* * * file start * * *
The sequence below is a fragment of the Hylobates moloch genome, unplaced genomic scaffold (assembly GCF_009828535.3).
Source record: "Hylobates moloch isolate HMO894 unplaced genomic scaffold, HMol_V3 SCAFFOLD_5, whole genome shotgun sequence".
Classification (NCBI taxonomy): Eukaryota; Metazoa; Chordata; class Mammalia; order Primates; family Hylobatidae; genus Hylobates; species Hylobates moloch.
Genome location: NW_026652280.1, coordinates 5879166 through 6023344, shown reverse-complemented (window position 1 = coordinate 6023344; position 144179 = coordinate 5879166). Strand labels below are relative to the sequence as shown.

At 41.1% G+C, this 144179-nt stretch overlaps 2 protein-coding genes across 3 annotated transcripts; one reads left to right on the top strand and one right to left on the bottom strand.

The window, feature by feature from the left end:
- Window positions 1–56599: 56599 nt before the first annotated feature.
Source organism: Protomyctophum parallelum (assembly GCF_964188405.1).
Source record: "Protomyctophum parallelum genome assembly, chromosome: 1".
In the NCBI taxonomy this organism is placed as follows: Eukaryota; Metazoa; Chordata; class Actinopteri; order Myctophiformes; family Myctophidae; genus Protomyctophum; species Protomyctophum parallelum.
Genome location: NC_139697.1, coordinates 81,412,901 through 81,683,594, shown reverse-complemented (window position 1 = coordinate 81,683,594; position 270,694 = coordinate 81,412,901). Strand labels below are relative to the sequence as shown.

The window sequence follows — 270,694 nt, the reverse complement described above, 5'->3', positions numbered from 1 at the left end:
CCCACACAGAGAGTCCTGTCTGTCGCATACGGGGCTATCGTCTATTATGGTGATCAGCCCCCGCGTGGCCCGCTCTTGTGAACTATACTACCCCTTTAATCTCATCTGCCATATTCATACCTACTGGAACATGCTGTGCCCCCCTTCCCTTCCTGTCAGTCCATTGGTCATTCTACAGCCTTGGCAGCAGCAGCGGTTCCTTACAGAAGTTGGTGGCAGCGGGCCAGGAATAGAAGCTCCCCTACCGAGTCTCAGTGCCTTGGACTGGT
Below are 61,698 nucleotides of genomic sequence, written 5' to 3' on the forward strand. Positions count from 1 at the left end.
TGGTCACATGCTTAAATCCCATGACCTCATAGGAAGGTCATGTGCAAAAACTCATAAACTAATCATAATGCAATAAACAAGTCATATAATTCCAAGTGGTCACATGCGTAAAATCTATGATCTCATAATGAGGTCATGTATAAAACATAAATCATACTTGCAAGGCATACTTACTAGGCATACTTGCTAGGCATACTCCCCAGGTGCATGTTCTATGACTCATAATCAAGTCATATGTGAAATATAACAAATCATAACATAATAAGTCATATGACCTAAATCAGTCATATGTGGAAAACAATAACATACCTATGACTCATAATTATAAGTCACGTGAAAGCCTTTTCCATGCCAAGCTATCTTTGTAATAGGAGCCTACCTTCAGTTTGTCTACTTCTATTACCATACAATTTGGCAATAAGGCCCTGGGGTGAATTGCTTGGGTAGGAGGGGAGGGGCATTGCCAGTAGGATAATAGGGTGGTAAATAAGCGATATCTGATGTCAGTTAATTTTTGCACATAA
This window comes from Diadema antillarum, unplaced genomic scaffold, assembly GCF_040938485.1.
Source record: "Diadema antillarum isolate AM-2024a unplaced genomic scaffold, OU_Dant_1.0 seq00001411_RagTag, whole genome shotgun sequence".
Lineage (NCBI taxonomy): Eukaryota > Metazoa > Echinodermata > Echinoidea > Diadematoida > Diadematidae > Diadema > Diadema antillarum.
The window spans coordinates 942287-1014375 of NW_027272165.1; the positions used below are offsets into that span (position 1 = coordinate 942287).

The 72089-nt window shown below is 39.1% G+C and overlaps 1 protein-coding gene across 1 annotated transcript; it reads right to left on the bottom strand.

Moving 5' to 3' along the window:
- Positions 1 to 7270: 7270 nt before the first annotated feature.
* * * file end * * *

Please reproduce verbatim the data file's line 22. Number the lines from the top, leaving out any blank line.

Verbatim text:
- Positions 1 to 7270: 7270 nt before the first annotated feature.